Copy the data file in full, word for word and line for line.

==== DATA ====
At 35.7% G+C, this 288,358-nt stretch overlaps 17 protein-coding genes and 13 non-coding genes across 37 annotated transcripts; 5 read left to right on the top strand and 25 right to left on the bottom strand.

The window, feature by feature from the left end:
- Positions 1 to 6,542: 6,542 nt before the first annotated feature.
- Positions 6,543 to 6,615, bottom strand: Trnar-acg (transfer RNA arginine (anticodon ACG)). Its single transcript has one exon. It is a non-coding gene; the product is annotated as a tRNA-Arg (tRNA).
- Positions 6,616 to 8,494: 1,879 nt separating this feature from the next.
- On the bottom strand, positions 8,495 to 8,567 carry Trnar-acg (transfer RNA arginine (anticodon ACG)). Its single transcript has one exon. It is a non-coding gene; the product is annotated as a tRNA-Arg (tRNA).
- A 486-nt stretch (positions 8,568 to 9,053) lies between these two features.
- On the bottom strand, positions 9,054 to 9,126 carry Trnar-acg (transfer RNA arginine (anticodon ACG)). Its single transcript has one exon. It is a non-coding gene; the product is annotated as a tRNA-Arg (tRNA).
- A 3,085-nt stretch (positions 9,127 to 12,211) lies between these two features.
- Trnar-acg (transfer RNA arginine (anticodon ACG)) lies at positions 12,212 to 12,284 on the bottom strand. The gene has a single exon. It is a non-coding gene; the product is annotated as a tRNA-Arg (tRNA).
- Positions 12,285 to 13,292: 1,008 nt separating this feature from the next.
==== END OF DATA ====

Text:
At 35.7% G+C, this 288,358-nt stretch overlaps 17 protein-coding genes and 13 non-coding genes across 37 annotated transcripts; 5 read left to right on the top strand and 25 right to left on the bottom strand.

The window, feature by feature from the left end:
- Positions 1 to 6,542: 6,542 nt before the first annotated feature.
- Positions 6,543 to 6,615, bottom strand: Trnar-acg (transfer RNA arginine (anticodon ACG)). Its single transcript has one exon. It is a non-coding gene; the product is annotated as a tRNA-Arg (tRNA).
- Positions 6,616 to 8,494: 1,879 nt separating this feature from the next.
- On the bottom strand, positions 8,495 to 8,567 carry Trnar-acg (transfer RNA arginine (anticodon ACG)). Its single transcript has one exon. It is a non-coding gene; the product is annotated as a tRNA-Arg (tRNA).
- A 486-nt stretch (positions 8,568 to 9,053) lies between these two features.
- On the bottom strand, positions 9,054 to 9,126 carry Trnar-acg (transfer RNA arginine (anticodon ACG)). Its single transcript has one exon. It is a non-coding gene; the product is annotated as a tRNA-Arg (tRNA).
- A 3,085-nt stretch (positions 9,127 to 12,211) lies between these two features.
- Trnar-acg (transfer RNA arginine (anticodon ACG)) lies at positions 12,212 to 12,284 on the bottom strand. The gene has a single exon. It is a non-coding gene; the product is annotated as a tRNA-Arg (tRNA).
- Positions 12,285 to 13,292: 1,008 nt separating this feature from the next.